|Publication number||US4074101 A|
|Application number||US 05/657,307|
|Publication date||Feb 14, 1978|
|Filing date||Feb 11, 1976|
|Priority date||Feb 14, 1975|
|Also published as||CA1061868A, CA1061868A1, DE2605577A1, DE2605577B2, DE2605577C3, DE2659877A1, DE2659877B2, DE2659877C3|
|Publication number||05657307, 657307, US 4074101 A, US 4074101A, US-A-4074101, US4074101 A, US4074101A|
|Inventors||Mitsuyuki Kiuchi, Keizo Amagami, Takumi Mizukawa, Hideyuki Kominami|
|Original Assignee||Matsushita Electric Industrial Co., Ltd.|
|Export Citation||BiBTeX, EndNote, RefMan|
|Patent Citations (13), Referenced by (47), Classifications (31)|
|External Links: USPTO, USPTO Assignment, Espacenet|
The present invention relates generally to induction heating and particularly to an induction heating apparatus which comprises a cycloconverter including a pair of inversely parallel connected gate-controlled switching devices.
In U.S. Pat. No. 3,821,509 issued to the same assignee as the present invention, there is described a solid state power converter which includes a gate controlled unidirectional switching device and a feedback diode inversely parallel connected to the switching device, and a resonant or commutating circuit connected in parallel with the switching device. The resonant circuit includes an induction heating coil and a capacitor which are tuned to a high frequency of the order of 20 kHz. A full-wave rectifier supplies rectified, unfiltered unidirectional voltage to the power converter. A gating circuit is provided to drive the switching device directly from the rectified unidirectional voltage. Upon gating of the switching device, the charge stored on the capacitor will be oscillated through the gated switching device and through the induction heating coil to reversely charge the capacitor. Upon reversal of the polarity, the switching device is turned off and a reverse current will flow through the feedback diode and through the induction heating coil to return the capacitor to the original charge minus any losses due to loading.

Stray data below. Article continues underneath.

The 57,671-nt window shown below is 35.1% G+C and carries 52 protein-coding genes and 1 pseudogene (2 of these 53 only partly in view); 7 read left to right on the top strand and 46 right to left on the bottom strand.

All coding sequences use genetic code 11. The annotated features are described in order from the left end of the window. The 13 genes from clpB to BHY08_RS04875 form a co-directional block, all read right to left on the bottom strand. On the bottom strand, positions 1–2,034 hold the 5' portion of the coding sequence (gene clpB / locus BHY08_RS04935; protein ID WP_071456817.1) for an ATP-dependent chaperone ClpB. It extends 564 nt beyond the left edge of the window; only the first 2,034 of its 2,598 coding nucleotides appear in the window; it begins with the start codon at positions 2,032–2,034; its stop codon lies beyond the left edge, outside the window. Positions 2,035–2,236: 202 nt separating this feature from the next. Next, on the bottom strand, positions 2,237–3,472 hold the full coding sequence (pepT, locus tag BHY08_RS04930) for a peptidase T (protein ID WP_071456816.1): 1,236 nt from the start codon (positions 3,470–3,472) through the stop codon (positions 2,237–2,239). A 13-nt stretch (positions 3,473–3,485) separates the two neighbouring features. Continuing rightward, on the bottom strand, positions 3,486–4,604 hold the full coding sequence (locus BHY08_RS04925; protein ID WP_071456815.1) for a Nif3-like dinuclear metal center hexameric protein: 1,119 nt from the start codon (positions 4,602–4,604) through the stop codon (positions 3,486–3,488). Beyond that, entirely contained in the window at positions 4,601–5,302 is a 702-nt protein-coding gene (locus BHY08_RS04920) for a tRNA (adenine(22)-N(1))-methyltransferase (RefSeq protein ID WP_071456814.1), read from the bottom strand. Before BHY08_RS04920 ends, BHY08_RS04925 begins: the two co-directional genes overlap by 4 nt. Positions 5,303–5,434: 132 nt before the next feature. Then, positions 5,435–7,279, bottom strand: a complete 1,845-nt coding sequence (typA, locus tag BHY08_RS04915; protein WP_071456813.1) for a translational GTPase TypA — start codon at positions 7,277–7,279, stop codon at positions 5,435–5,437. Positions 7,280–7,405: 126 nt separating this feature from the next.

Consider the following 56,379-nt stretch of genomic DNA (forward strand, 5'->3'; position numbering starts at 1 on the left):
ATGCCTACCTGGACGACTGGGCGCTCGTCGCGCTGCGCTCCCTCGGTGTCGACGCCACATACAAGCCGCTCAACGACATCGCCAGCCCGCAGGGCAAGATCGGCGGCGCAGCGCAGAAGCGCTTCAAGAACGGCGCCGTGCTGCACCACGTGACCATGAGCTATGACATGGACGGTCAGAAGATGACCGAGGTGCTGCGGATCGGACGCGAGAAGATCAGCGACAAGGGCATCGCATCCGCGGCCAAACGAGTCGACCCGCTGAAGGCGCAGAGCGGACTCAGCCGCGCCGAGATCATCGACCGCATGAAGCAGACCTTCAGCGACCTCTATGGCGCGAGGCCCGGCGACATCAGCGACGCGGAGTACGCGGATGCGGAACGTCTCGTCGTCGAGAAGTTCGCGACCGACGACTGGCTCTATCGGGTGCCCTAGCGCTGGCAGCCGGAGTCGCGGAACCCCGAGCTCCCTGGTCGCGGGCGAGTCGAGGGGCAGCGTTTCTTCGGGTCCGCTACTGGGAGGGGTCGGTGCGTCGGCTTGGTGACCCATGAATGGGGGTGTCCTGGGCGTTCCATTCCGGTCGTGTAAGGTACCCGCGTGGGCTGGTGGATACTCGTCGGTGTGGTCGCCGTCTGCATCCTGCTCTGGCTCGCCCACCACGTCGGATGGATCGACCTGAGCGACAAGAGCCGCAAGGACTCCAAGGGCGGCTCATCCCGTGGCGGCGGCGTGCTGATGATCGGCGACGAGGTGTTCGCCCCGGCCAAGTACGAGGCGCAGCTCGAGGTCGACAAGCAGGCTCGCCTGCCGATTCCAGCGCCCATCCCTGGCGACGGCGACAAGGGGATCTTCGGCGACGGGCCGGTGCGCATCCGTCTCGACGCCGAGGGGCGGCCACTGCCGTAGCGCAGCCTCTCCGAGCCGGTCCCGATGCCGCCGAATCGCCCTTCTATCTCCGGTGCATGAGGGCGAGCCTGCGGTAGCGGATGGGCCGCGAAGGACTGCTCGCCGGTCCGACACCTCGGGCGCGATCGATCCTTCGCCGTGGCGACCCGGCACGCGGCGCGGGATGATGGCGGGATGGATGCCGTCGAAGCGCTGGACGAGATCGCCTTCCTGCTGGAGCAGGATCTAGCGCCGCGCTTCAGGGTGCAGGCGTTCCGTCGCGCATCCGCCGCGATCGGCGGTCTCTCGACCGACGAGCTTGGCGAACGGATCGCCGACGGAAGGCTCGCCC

However, a comparatively greater number of components used in the known power converter with the consequential increase in cost and a greater loss of power due to inefficient operation have prevented the widespread use of induction heating apparatus for household applications.
It is an object of the present invention to provide an improved induction heating apparatus which comprises a cycloconverter including a pair of inversely parallel connected gated conducting devices and a novel gating circuit for gating the switching devices in predetermined orders in synchronism with each half cycle of the voltage of alternating current source.
It is another object of the invention to provide an induction heating apparatus which eliminates the need of full-wave rectification to thereby reduce the number of components required and increase the overall efficiency of the apparatus.
It is a further object of the invention to provide an improved induction heating apparatus which is free from generating unwanted radio frequency components which would produce radio inteference to nearby electrical appliances.
These and other objects, features and advantages of the present invention will be understood from the following detailed description when read in conjunction with the accompanying drawings, in which:
FIG. 1 is a schematic diagram of an embodiment of the invention;
FIG. 2 is a circuit diagram of an embodiment of the invention in which a pair of inversely parallel connected SCR+s is shown connected in parallel to a resonant circuit;